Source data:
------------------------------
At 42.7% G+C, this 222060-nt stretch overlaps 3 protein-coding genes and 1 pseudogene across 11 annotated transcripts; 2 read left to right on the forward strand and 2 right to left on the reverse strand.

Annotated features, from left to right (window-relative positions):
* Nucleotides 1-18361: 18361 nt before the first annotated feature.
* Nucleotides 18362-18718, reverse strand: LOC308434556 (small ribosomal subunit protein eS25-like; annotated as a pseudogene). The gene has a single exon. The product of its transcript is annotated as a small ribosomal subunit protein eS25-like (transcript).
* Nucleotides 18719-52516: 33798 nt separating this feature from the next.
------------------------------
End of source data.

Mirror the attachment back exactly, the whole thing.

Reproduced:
At 42.7% G+C, this 222060-nt stretch overlaps 3 protein-coding genes and 1 pseudogene across 11 annotated transcripts; 2 read left to right on the forward strand and 2 right to left on the reverse strand.

Annotated features, from left to right (window-relative positions):
* Nucleotides 1-18361: 18361 nt before the first annotated feature.
* Nucleotides 18362-18718, reverse strand: LOC308434556 (small ribosomal subunit protein eS25-like; annotated as a pseudogene). The gene has a single exon. The product of its transcript is annotated as a small ribosomal subunit protein eS25-like (transcript).
* Nucleotides 18719-52516: 33798 nt separating this feature from the next.